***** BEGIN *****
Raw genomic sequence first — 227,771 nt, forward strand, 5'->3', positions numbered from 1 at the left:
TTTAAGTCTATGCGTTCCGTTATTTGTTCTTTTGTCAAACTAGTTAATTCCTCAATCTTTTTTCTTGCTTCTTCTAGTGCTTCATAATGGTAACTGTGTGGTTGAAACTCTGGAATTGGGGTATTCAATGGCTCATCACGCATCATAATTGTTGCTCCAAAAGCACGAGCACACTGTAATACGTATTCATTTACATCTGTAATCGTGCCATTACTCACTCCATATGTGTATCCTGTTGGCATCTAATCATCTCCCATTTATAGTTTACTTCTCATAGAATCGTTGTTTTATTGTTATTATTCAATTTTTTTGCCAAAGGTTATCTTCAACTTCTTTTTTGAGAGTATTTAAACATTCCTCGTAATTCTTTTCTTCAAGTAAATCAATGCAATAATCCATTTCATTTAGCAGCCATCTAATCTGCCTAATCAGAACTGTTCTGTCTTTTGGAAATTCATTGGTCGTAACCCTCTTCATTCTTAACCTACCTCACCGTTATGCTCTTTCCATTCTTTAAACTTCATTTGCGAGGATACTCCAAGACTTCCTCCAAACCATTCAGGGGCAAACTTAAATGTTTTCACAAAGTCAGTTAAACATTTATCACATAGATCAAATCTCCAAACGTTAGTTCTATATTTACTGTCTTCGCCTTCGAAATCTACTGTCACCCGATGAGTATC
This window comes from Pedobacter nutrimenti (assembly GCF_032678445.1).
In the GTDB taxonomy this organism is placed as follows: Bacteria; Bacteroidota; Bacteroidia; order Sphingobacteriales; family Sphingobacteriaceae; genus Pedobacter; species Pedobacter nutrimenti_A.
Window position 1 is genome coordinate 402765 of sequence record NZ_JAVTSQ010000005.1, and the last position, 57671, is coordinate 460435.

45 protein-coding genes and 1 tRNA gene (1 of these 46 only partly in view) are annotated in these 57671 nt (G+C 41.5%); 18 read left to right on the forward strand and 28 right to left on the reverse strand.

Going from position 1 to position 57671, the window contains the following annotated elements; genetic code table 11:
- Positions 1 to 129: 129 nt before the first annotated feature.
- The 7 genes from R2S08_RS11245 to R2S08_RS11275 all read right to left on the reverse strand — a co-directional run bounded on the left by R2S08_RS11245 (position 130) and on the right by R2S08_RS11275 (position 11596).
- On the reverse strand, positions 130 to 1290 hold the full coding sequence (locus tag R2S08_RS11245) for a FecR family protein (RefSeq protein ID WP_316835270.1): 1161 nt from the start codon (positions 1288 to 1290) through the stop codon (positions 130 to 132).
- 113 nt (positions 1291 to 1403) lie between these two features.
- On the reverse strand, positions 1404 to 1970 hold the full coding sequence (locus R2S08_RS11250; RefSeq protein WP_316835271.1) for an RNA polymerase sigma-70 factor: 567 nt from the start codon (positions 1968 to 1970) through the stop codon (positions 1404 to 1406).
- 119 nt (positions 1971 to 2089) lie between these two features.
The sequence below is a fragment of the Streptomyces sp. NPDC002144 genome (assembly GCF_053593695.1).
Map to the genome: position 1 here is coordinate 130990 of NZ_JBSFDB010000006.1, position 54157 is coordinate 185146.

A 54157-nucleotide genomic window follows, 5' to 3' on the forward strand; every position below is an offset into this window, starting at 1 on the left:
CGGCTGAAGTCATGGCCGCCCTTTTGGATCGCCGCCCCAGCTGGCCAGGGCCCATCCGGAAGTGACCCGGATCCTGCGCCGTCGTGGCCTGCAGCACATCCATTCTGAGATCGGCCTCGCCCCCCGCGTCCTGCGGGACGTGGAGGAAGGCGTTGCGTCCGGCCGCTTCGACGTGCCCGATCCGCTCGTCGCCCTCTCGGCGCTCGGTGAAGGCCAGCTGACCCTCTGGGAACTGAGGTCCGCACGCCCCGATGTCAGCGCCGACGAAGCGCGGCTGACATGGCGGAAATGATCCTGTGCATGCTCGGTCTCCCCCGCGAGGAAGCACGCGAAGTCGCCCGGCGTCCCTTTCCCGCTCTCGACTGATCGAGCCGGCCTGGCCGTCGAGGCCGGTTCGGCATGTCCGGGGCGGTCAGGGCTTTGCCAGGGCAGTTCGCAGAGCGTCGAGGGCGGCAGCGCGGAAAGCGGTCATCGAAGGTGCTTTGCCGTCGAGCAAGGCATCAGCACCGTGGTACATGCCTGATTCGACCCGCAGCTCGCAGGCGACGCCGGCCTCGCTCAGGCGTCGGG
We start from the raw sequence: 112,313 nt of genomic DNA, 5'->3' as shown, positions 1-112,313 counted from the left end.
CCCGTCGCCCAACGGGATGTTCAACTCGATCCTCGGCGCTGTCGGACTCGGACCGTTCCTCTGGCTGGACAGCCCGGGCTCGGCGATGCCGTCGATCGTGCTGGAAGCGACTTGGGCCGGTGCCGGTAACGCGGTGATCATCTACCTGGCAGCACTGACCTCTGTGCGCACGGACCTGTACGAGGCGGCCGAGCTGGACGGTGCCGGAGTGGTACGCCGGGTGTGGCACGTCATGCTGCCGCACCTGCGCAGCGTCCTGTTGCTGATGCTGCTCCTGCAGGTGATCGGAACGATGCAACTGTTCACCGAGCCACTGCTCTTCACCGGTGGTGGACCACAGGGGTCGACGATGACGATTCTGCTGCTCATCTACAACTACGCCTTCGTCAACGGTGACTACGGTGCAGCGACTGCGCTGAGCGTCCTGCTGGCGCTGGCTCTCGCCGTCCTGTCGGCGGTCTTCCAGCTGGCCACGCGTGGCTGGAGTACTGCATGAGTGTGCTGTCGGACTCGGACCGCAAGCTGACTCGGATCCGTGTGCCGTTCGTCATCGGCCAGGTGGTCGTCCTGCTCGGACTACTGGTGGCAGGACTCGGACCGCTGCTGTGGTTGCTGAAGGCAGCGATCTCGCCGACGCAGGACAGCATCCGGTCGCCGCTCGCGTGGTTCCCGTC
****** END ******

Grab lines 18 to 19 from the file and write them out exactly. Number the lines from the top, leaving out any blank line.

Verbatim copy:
We start from the raw sequence: 112,313 nt of genomic DNA, 5'->3' as shown, positions 1-112,313 counted from the left end.
CCCGTCGCCCAACGGGATGTTCAACTCGATCCTCGGCGCTGTCGGACTCGGACCGTTCCTCTGGCTGGACAGCCCGGGCTCGGCGATGCCGTCGATCGTGCTGGAAGCGACTTGGGCCGGTGCCGGTAACGCGGTGATCATCTACCTGGCAGCACTGACCTCTGTGCGCACGGACCTGTACGAGGCGGCCGAGCTGGACGGTGCCGGAGTGGTACGCCGGGTGTGGCACGTCATGCTGCCGCACCTGCGCAGCGTCCTGTTGCTGATGCTGCTCCTGCAGGTGATCGGAACGATGCAACTGTTCACCGAGCCACTGCTCTTCACCGGTGGTGGACCACAGGGGTCGACGATGACGATTCTGCTGCTCATCTACAACTACGCCTTCGTCAACGGTGACTACGGTGCAGCGACTGCGCTGAGCGTCCTGCTGGCGCTGGCTCTCGCCGTCCTGTCGGCGGTCTTCCAGCTGGCCACGCGTGGCTGGAGTACTGCATGAGTGTGCTGTCGGACTCGGACCGCAAGCTGACTCGGATCCGTGTGCCGTTCGTCATCGGCCAGGTGGTCGTCCTGCTCGGACTACTGGTGGCAGGACTCGGACCGCTGCTGTGGTTGCTGAAGGCAGCGATCTCGCCGACGCAGGACAGCATCCGGTCGCCGCTCGCGTGGTTCCCGTC